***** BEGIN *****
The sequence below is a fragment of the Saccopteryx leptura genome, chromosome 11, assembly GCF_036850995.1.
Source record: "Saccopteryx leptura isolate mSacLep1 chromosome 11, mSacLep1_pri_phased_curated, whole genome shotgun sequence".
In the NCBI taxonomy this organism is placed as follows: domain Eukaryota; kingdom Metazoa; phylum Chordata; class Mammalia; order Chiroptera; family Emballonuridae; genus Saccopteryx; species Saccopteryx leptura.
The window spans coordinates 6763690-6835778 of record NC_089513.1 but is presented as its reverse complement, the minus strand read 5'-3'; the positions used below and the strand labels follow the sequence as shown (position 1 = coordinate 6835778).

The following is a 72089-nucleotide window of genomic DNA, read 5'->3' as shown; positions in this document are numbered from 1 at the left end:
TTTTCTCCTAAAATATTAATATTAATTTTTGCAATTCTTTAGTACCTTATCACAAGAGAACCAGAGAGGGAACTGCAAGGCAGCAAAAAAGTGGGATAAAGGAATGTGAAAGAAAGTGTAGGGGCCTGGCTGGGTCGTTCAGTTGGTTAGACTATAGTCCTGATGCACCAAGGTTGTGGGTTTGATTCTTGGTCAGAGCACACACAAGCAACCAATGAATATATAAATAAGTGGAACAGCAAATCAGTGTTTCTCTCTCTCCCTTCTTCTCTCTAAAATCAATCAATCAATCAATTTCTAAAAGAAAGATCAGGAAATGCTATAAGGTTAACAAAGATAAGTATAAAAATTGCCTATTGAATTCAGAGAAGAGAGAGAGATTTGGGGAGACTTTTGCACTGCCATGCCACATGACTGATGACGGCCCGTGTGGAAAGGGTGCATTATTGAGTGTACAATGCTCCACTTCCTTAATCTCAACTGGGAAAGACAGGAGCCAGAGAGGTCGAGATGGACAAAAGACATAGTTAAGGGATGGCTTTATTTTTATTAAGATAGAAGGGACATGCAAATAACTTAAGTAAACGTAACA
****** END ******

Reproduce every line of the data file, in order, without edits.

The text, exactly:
The sequence below is a fragment of the Saccopteryx leptura genome, chromosome 11, assembly GCF_036850995.1.
Source record: "Saccopteryx leptura isolate mSacLep1 chromosome 11, mSacLep1_pri_phased_curated, whole genome shotgun sequence".
In the NCBI taxonomy this organism is placed as follows: domain Eukaryota; kingdom Metazoa; phylum Chordata; class Mammalia; order Chiroptera; family Emballonuridae; genus Saccopteryx; species Saccopteryx leptura.
The window spans coordinates 6763690-6835778 of record NC_089513.1 but is presented as its reverse complement, the minus strand read 5'-3'; the positions used below and the strand labels follow the sequence as shown (position 1 = coordinate 6835778).

The following is a 72089-nucleotide window of genomic DNA, read 5'->3' as shown; positions in this document are numbered from 1 at the left end:
TTTTCTCCTAAAATATTAATATTAATTTTTGCAATTCTTTAGTACCTTATCACAAGAGAACCAGAGAGGGAACTGCAAGGCAGCAAAAAAGTGGGATAAAGGAATGTGAAAGAAAGTGTAGGGGCCTGGCTGGGTCGTTCAGTTGGTTAGACTATAGTCCTGATGCACCAAGGTTGTGGGTTTGATTCTTGGTCAGAGCACACACAAGCAACCAATGAATATATAAATAAGTGGAACAGCAAATCAGTGTTTCTCTCTCTCCCTTCTTCTCTCTAAAATCAATCAATCAATCAATTTCTAAAAGAAAGATCAGGAAATGCTATAAGGTTAACAAAGATAAGTATAAAAATTGCCTATTGAATTCAGAGAAGAGAGAGAGATTTGGGGAGACTTTTGCACTGCCATGCCACATGACTGATGACGGCCCGTGTGGAAAGGGTGCATTATTGAGTGTACAATGCTCCACTTCCTTAATCTCAACTGGGAAAGACAGGAGCCAGAGAGGTCGAGATGGACAAAAGACATAGTTAAGGGATGGCTTTATTTTTATTAAGATAGAAGGGACATGCAAATAACTTAAGTAAACGTAACA